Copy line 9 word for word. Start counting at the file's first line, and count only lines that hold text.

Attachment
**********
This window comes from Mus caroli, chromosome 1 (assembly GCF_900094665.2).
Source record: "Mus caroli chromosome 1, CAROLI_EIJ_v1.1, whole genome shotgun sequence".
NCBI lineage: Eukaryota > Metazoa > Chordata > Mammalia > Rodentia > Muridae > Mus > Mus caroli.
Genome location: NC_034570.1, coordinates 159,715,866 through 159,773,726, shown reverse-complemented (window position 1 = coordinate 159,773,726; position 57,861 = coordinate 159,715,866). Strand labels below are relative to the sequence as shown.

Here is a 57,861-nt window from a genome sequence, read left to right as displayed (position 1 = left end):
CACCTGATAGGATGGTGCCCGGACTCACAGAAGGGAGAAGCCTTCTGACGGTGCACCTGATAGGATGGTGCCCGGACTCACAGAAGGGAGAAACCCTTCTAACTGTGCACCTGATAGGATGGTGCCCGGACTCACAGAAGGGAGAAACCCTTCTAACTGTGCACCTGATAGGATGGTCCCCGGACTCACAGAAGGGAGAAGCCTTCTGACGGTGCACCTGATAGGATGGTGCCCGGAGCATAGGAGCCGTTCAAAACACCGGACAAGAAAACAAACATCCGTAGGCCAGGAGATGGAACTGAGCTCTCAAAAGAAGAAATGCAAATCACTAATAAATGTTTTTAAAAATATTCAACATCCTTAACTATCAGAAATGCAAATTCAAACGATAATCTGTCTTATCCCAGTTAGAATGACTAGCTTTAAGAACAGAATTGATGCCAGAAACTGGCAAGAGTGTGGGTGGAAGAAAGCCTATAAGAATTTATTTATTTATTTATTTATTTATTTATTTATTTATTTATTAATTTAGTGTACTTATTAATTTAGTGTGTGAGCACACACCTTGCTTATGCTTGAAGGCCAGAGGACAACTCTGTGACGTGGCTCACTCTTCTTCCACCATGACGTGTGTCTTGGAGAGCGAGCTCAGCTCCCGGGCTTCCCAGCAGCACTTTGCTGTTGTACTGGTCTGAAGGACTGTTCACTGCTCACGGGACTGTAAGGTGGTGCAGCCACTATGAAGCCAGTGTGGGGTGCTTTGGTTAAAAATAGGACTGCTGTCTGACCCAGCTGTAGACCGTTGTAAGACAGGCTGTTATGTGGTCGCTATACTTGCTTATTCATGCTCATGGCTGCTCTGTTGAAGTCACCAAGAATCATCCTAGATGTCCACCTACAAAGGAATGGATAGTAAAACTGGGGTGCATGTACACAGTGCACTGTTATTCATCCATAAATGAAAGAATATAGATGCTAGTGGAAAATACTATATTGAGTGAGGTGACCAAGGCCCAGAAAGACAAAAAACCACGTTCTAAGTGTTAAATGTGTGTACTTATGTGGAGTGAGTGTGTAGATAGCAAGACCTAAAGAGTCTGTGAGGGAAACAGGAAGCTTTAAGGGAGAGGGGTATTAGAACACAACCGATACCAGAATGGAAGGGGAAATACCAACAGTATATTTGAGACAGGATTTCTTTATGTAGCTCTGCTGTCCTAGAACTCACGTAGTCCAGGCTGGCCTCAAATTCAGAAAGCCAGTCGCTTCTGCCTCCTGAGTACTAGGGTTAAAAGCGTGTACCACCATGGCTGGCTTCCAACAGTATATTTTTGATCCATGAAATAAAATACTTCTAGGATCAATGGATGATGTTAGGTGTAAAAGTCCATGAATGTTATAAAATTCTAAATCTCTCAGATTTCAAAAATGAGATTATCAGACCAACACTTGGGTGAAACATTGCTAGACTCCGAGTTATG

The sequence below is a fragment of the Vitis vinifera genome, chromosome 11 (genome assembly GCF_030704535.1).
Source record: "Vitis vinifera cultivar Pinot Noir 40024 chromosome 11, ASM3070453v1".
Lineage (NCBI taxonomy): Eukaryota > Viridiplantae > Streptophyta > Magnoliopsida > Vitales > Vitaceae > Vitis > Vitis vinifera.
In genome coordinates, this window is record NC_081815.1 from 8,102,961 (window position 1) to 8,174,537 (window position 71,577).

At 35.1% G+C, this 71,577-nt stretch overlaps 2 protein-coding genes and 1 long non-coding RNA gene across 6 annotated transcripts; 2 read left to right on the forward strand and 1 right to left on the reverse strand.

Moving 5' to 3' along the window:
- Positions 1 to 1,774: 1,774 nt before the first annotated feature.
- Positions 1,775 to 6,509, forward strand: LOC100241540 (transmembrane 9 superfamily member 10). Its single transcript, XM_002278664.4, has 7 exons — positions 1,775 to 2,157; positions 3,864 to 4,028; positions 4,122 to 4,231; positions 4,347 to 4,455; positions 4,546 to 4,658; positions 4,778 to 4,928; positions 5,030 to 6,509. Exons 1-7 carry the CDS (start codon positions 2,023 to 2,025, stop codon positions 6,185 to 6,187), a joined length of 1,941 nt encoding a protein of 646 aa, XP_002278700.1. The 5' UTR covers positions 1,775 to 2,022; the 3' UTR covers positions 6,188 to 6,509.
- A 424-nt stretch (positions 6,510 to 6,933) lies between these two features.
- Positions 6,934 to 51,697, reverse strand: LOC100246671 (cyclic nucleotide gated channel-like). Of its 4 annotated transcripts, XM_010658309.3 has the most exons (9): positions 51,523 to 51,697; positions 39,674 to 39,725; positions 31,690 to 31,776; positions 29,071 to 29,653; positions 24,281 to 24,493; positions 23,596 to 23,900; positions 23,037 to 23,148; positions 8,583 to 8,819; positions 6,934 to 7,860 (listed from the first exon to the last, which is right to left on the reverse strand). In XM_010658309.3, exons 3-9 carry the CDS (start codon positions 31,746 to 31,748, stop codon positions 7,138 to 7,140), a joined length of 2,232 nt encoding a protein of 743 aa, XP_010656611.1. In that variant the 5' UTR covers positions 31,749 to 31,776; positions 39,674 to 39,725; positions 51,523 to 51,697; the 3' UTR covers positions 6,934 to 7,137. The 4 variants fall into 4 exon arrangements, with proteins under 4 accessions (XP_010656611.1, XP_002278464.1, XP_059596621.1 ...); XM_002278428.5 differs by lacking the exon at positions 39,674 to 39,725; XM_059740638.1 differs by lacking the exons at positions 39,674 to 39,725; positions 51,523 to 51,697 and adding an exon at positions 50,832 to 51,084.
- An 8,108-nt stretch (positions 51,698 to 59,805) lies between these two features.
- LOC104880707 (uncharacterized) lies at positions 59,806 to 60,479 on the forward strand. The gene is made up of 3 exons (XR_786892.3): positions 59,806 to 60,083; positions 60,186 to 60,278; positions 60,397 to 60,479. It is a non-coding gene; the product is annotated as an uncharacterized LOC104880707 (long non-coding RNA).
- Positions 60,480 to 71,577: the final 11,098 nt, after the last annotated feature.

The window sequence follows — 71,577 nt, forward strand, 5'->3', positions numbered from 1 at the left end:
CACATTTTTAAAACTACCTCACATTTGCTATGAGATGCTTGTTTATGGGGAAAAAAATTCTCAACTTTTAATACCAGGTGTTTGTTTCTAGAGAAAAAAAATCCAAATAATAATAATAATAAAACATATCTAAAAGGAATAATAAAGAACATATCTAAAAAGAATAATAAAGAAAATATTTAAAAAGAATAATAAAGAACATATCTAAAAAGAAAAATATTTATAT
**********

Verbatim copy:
Lineage (NCBI taxonomy): Eukaryota > Viridiplantae > Streptophyta > Magnoliopsida > Vitales > Vitaceae > Vitis > Vitis vinifera.